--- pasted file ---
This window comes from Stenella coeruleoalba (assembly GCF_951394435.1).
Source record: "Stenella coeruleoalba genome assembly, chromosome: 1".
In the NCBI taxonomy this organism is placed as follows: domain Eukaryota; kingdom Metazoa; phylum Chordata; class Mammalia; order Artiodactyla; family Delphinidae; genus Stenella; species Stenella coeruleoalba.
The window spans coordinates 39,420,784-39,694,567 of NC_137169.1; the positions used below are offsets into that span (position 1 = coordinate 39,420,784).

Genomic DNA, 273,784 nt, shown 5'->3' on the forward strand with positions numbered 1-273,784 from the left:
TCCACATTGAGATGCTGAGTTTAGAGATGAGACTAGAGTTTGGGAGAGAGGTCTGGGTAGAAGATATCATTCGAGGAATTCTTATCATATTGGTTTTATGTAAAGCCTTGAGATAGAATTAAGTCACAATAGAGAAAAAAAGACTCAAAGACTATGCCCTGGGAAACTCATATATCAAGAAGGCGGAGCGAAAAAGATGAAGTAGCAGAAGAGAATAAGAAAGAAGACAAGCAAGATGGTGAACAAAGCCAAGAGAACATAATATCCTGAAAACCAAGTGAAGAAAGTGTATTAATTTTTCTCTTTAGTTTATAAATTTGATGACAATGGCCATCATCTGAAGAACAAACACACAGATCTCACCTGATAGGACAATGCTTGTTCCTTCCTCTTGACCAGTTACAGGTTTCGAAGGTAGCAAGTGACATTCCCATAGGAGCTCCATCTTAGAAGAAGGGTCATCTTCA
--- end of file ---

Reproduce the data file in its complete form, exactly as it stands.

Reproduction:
This window comes from Stenella coeruleoalba (assembly GCF_951394435.1).
Source record: "Stenella coeruleoalba genome assembly, chromosome: 1".
In the NCBI taxonomy this organism is placed as follows: domain Eukaryota; kingdom Metazoa; phylum Chordata; class Mammalia; order Artiodactyla; family Delphinidae; genus Stenella; species Stenella coeruleoalba.
The window spans coordinates 39,420,784-39,694,567 of NC_137169.1; the positions used below are offsets into that span (position 1 = coordinate 39,420,784).

Genomic DNA, 273,784 nt, shown 5'->3' on the forward strand with positions numbered 1-273,784 from the left:
TCCACATTGAGATGCTGAGTTTAGAGATGAGACTAGAGTTTGGGAGAGAGGTCTGGGTAGAAGATATCATTCGAGGAATTCTTATCATATTGGTTTTATGTAAAGCCTTGAGATAGAATTAAGTCACAATAGAGAAAAAAAGACTCAAAGACTATGCCCTGGGAAACTCATATATCAAGAAGGCGGAGCGAAAAAGATGAAGTAGCAGAAGAGAATAAGAAAGAAGACAAGCAAGATGGTGAACAAAGCCAAGAGAACATAATATCCTGAAAACCAAGTGAAGAAAGTGTATTAATTTTTCTCTTTAGTTTATAAATTTGATGACAATGGCCATCATCTGAAGAACAAACACACAGATCTCACCTGATAGGACAATGCTTGTTCCTTCCTCTTGACCAGTTACAGGTTTCGAAGGTAGCAAGTGACATTCCCATAGGAGCTCCATCTTAGAAGAAGGGTCATCTTCA